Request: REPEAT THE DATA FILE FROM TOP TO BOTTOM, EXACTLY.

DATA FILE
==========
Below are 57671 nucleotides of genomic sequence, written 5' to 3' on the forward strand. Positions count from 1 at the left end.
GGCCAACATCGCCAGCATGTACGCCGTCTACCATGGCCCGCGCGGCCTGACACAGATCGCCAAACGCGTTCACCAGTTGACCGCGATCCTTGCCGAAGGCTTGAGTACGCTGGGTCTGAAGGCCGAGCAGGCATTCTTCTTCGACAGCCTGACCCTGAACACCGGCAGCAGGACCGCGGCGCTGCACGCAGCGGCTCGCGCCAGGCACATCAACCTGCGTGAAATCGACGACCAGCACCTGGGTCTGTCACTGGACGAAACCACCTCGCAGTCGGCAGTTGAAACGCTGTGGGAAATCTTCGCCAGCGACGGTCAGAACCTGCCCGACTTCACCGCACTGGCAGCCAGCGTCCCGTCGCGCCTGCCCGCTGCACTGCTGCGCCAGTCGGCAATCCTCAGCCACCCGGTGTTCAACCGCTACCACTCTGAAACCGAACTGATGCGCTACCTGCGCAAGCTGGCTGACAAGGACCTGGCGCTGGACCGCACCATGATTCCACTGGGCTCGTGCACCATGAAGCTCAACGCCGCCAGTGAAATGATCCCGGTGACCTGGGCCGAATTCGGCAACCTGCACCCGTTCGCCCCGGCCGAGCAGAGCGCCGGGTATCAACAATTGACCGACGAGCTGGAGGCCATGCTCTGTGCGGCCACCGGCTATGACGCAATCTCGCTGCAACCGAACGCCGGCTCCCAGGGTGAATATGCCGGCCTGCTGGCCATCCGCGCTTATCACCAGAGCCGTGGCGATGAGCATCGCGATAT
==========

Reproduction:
Below are 57671 nucleotides of genomic sequence, written 5' to 3' on the forward strand. Positions count from 1 at the left end.
GGCCAACATCGCCAGCATGTACGCCGTCTACCATGGCCCGCGCGGCCTGACACAGATCGCCAAACGCGTTCACCAGTTGACCGCGATCCTTGCCGAAGGCTTGAGTACGCTGGGTCTGAAGGCCGAGCAGGCATTCTTCTTCGACAGCCTGACCCTGAACACCGGCAGCAGGACCGCGGCGCTGCACGCAGCGGCTCGCGCCAGGCACATCAACCTGCGTGAAATCGACGACCAGCACCTGGGTCTGTCACTGGACGAAACCACCTCGCAGTCGGCAGTTGAAACGCTGTGGGAAATCTTCGCCAGCGACGGTCAGAACCTGCCCGACTTCACCGCACTGGCAGCCAGCGTCCCGTCGCGCCTGCCCGCTGCACTGCTGCGCCAGTCGGCAATCCTCAGCCACCCGGTGTTCAACCGCTACCACTCTGAAACCGAACTGATGCGCTACCTGCGCAAGCTGGCTGACAAGGACCTGGCGCTGGACCGCACCATGATTCCACTGGGCTCGTGCACCATGAAGCTCAACGCCGCCAGTGAAATGATCCCGGTGACCTGGGCCGAATTCGGCAACCTGCACCCGTTCGCCCCGGCCGAGCAGAGCGCCGGGTATCAACAATTGACCGACGAGCTGGAGGCCATGCTCTGTGCGGCCACCGGCTATGACGCAATCTCGCTGCAACCGAACGCCGGCTCCCAGGGTGAATATGCCGGCCTGCTGGCCATCCGCGCTTATCACCAGAGCCGTGGCGATGAGCATCGCGATAT